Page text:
26 April 2011


Continuing my occasional habit of inflicting childhood poetic memories on innocent readers, here is one which I remember with particular affection. It was introduced to my class by Ian Murray, grade 6 teacher at Elizabeth Grove Primary School in 1964.

Whatever else may have been good or bad about Australian primary education at that time, the teachers I encountered at Elizabeth Grove Primary had a knack for choosing poetry which would arouse my love of the form. There is a direct line (an elephone line, perhaps) of development from poems like this (and these) in my late primary years to my later embracing of Milton's Paradise lost, Dante's Divina commedia, T S Eliot's Four quartets, Muriel Rukayser's Speed of darkness, Elizabeth Browning's Aurora Leigh, Frank Jones' Everything is like fire...

Here you go ... Laura E Richards' Eletelephony

Once there was an elephant,
Who tried to use the telephant -
No! No! I mean an elephone
Who tried to use the telephone -
(Dear me! I am not certain quite
That even now I've got it right.)
Howe'er it was, he got his trunk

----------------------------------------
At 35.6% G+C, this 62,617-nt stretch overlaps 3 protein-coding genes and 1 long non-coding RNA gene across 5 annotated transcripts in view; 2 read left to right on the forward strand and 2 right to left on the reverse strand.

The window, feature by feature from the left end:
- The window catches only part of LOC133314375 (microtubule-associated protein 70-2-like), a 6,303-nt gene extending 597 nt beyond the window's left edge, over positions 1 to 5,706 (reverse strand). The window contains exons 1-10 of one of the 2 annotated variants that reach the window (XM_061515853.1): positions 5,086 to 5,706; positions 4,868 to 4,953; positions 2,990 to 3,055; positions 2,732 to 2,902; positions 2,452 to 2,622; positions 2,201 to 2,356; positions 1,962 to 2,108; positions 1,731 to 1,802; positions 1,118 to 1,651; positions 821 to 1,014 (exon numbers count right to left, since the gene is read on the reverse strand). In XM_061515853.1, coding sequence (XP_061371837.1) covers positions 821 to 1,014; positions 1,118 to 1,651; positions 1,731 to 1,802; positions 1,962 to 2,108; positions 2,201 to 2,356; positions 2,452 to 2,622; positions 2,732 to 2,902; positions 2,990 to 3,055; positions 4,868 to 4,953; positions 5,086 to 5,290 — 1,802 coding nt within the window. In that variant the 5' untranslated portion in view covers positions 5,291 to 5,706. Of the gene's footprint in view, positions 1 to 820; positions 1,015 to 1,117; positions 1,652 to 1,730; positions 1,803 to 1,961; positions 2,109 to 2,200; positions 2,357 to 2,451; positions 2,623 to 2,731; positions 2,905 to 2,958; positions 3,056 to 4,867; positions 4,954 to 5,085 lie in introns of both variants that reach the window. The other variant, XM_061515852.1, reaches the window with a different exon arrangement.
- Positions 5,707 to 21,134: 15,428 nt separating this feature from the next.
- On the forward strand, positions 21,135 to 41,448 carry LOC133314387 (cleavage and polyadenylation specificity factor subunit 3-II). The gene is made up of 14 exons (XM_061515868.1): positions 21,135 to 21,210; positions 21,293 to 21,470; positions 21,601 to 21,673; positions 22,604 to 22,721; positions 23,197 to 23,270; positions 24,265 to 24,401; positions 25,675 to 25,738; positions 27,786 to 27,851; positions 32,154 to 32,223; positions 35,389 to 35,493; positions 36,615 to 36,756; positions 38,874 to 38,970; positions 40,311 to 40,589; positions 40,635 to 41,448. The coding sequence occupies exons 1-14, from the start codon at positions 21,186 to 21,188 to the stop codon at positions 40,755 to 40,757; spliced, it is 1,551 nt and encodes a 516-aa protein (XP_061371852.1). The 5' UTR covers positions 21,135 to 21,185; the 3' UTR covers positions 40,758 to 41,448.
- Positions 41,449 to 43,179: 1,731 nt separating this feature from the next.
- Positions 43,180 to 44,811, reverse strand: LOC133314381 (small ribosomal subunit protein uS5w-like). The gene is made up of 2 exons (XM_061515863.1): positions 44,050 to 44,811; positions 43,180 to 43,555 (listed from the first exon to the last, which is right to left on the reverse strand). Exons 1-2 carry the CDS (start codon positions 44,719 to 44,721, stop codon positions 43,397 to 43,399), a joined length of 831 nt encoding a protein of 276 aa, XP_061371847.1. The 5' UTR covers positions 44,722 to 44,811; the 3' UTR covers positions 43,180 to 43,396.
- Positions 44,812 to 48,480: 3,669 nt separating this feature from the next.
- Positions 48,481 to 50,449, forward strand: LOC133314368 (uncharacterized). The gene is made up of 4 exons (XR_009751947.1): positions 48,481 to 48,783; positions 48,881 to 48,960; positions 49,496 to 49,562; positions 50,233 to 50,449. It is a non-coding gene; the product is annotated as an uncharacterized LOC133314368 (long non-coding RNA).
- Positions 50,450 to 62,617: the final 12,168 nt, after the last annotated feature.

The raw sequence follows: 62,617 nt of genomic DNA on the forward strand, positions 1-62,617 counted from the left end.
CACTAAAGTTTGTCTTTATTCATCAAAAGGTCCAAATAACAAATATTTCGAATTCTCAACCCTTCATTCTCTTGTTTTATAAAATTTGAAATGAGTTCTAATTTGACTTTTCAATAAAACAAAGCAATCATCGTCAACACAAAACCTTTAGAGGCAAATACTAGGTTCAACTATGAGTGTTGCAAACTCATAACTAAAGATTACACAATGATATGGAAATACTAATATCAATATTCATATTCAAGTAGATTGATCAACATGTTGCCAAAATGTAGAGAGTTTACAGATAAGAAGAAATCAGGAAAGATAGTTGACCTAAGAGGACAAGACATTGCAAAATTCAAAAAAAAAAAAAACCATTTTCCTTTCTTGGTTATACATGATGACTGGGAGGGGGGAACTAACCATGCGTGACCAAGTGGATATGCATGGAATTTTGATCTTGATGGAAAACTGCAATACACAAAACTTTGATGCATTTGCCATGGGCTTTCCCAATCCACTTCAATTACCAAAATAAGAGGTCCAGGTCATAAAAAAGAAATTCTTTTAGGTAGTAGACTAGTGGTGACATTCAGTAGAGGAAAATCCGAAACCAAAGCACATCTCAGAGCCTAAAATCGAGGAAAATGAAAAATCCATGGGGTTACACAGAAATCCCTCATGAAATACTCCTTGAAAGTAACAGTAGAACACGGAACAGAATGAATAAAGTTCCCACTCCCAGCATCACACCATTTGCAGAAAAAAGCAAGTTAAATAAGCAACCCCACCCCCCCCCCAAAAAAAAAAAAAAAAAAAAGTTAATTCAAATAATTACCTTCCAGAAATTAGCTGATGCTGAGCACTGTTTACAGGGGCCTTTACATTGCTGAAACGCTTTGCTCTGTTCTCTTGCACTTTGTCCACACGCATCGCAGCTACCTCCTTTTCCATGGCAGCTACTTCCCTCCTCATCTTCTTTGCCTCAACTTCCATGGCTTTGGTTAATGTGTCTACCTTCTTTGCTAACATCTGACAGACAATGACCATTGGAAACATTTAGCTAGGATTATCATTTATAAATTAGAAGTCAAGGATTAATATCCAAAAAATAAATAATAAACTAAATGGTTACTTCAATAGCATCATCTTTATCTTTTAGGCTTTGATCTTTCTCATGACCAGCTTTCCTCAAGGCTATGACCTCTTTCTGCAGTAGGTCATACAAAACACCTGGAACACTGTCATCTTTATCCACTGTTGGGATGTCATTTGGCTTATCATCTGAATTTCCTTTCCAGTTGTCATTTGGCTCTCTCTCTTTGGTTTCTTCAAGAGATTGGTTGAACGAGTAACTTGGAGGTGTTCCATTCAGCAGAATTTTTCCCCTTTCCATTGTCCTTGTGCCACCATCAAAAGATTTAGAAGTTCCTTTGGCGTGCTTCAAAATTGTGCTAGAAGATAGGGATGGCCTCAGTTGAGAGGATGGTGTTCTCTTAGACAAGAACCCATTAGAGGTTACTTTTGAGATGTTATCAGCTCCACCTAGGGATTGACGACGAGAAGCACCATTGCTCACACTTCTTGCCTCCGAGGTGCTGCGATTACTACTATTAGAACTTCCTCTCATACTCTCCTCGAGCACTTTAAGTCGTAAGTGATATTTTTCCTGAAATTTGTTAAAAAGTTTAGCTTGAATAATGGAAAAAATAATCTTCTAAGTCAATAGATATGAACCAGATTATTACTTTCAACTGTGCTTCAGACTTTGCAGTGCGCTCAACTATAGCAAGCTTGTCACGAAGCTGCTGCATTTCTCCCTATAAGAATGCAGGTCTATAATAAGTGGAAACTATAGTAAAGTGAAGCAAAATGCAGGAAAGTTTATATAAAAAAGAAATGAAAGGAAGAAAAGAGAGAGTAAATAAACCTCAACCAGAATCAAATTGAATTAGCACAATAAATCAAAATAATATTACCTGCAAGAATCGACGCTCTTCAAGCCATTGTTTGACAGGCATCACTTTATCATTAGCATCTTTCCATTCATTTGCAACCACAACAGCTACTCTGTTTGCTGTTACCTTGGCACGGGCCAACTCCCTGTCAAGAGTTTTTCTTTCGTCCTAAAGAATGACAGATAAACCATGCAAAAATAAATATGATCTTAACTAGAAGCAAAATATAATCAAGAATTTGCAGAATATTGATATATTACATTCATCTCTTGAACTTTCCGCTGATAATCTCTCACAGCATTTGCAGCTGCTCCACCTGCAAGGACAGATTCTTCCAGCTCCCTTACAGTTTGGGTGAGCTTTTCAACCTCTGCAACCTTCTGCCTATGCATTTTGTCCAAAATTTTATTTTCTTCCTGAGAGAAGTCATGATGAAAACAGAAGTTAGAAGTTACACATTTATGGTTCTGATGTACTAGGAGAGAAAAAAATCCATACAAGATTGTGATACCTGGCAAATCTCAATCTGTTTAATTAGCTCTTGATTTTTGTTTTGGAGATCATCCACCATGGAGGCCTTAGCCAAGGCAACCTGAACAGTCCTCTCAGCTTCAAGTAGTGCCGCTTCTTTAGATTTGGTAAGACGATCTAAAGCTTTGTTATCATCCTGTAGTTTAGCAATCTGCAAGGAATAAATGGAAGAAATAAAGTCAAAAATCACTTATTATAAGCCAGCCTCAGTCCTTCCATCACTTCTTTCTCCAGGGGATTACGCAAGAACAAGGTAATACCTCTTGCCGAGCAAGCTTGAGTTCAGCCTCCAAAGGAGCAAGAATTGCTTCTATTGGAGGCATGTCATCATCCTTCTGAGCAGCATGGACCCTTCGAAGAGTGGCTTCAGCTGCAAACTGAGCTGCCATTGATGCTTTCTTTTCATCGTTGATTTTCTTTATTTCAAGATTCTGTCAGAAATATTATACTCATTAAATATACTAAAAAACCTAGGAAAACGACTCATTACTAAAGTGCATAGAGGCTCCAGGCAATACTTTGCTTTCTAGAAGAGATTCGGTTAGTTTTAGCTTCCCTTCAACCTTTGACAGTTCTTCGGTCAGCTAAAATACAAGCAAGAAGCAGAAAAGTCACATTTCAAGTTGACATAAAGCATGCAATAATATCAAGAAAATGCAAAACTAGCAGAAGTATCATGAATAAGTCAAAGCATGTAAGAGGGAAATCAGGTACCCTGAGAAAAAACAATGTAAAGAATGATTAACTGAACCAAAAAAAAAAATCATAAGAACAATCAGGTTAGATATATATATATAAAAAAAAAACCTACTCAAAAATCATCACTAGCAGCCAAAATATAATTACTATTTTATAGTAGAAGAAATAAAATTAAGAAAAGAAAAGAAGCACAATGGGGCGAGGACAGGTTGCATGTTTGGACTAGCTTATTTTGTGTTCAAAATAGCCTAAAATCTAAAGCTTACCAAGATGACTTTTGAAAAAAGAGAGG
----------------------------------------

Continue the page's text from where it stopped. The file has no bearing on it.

Entangled in the telephunk;
The more he tried to get it free,
The louder buzzed the telephee -
(I think I'd better drop the song
Of elephop and telephong!)

It's possible that the last two lines are apocryphal. The version shown at The literature network lacks them. Other on line versions include them, or something like them, though some omit other lines. Ray Girvan would get to the bottom of it and track down the definitive version; so, if I were the respectable academic I pretend to be, would I; but my affection is for the version I remember, so let it stand.

(The spell checker has had a ball with this post, let me tell you.)


Ray Girvan said...

my affection is for the version I remember, so let it stand

There is no problem: Google Books multiply confirms your version.

Ray Girvan said...

Though I'm sure they do it online these days: E-eletelephony.

Felix said...

Ray - thanks :-)

I seem to have gotten one word wrong ("I think I'd better..." where it ought to be "...fear...") but I can live with that!

I like the idea of elEmail... :-)